On Monday, 9 May 2016, St Leonards School was honoured to welcome Rabbi Lord Jonathan Sacks to address their Year 10, Year 11 and Year 12 students. The former Chief Rabbi and 2016 Templeton Prizewinner gave a powerful and thought-provoking talk to our students reminding them that every individual is special and unique, and asking them to consider their values in life and what their purpose should be. The special schools lecture was entitled “Not in God’s Name”, in advance of his Templeton Prize Lecture at the University of St Andrews that same evening.
Using examples from the lives of individuals such as Adam Braun, Millard Fuller and Stephen Carter to illustrate the life changing difference that simple acts of kindness can make, Rabbi Sacks inspired the students to consider how each of them could make a difference as individuals. Adam Braun found his purpose in life and founded ‘Pencils of Promise’, in 2008 a charity which builds schools and increases educational opportunities in the developing world. It has helped over 31,000 students, built 266 schools and has provided 24.3 million education hours. Millard Fuller founded ‘Habitat for Humanity’ over fifty years ago which provides housing for the world’s poorest people).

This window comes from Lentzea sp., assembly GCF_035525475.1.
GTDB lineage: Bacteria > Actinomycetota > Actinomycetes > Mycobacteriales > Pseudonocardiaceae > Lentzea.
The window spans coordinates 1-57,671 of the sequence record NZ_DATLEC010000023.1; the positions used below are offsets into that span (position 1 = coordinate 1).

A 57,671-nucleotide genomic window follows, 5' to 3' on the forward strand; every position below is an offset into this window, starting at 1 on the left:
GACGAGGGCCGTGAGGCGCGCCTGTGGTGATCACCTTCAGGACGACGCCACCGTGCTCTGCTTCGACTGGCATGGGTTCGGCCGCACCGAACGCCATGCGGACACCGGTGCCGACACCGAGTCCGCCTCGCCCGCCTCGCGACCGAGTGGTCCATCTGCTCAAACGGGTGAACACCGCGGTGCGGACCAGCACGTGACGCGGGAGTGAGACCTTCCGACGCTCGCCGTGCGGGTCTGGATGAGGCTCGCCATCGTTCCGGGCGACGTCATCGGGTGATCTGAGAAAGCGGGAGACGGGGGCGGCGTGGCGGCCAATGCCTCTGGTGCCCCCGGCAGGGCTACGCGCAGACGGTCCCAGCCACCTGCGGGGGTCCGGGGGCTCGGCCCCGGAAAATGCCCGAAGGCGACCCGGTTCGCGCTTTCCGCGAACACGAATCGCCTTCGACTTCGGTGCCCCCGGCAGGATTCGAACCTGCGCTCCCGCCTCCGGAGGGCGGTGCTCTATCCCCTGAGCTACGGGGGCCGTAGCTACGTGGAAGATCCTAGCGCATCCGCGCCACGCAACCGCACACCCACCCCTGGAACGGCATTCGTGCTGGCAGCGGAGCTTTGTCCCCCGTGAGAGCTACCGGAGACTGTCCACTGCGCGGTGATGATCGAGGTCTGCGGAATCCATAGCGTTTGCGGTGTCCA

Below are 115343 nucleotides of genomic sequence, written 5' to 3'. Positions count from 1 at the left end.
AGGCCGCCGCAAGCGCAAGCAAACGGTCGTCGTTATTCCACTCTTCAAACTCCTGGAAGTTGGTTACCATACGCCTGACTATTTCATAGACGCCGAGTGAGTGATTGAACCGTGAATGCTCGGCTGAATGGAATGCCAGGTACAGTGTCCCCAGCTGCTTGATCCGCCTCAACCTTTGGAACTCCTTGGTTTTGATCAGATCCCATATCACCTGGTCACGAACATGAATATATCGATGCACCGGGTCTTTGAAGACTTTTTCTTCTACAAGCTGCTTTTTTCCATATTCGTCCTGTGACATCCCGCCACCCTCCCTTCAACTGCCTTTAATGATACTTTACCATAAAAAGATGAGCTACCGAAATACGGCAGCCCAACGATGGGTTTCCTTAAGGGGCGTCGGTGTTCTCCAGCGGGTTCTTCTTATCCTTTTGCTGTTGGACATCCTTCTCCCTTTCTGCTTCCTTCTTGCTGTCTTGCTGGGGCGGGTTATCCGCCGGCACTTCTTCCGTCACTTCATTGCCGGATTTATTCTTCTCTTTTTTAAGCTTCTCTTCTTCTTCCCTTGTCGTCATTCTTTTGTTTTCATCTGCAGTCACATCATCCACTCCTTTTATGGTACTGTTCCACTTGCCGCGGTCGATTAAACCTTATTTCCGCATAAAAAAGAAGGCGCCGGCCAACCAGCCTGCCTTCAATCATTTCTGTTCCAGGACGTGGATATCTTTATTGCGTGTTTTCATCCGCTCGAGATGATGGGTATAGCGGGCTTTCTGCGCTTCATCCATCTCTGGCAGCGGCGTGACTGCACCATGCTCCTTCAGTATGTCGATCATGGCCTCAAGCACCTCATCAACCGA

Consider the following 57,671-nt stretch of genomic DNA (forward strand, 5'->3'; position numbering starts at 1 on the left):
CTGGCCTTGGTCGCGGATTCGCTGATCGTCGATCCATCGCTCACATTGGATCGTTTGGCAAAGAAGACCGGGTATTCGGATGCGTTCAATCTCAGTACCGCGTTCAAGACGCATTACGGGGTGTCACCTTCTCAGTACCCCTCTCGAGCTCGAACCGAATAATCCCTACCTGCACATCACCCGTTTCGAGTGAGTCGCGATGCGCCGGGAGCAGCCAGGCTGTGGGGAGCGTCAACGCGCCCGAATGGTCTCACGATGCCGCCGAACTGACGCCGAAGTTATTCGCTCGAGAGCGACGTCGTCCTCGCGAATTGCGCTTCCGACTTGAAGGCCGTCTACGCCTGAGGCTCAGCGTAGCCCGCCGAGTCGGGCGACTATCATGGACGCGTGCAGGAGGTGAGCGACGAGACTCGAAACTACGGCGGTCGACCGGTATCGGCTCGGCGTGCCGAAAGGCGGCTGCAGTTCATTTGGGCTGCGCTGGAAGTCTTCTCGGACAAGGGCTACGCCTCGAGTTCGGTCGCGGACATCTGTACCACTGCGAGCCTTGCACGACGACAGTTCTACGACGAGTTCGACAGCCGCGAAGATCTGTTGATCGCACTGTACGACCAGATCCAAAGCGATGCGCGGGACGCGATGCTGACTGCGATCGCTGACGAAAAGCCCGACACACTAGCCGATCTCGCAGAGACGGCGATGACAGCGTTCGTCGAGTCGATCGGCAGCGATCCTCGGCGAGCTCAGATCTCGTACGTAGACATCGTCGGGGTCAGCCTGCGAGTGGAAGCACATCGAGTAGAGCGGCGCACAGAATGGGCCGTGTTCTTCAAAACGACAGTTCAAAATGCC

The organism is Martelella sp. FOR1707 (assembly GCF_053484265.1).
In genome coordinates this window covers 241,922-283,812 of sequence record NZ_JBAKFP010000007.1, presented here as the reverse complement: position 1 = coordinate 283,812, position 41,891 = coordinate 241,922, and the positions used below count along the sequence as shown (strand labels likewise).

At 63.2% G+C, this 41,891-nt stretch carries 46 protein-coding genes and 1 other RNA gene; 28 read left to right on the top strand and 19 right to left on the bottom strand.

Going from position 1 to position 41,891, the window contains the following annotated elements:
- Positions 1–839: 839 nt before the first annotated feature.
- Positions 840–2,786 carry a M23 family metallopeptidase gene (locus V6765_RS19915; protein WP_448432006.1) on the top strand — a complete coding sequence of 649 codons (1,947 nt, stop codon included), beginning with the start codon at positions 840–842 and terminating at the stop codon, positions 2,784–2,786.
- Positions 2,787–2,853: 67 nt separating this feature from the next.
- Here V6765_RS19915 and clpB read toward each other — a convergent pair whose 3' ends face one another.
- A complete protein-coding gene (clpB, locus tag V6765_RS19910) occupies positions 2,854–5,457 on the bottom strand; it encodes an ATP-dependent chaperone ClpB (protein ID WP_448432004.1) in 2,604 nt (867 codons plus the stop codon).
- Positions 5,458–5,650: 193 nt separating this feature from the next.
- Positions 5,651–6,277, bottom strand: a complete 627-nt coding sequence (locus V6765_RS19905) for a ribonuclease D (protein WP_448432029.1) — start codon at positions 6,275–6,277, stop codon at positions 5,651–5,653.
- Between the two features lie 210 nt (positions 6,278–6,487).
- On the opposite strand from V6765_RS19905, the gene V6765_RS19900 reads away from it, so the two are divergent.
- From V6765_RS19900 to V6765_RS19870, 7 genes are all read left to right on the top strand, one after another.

Lord Sacks emphasised the importance of kindness, and how ‘a simple act of kindness can change somebody’s life’, especially to a stranger. The fascinating talk was then followed by a question and answer session about topical issues which ranged from European border controls, the Israeli government, Jewish theology, the global rise in violence and terrorism and anti-Semitism. Both students and staff found the discussion to be extremely informative and were delighted to have benefitted from the school’s strong links with the university.
The school’s Head of Religious Studies, Mrs Greenwood said “it has been a wonderful privilege for the students to hear from and communicate with such an internationally recognised leader who had worked tirelessly in promoting tolerance, respect of all faiths and inter faith dialogue”.
Lord Sacks was Chief Rabbi for 30 years and is also the longest-serving guest on the BBC’s Thought for the Day programme. He has worked tirelessly to foster good relations and understanding between different faiths, and is due to be awarded the annual Templeton Prize at the end of May. Many thanks to Rabbi Lord Sacks for visiting us and to Prof Eric Priest for arranging such an inspirational afternoon.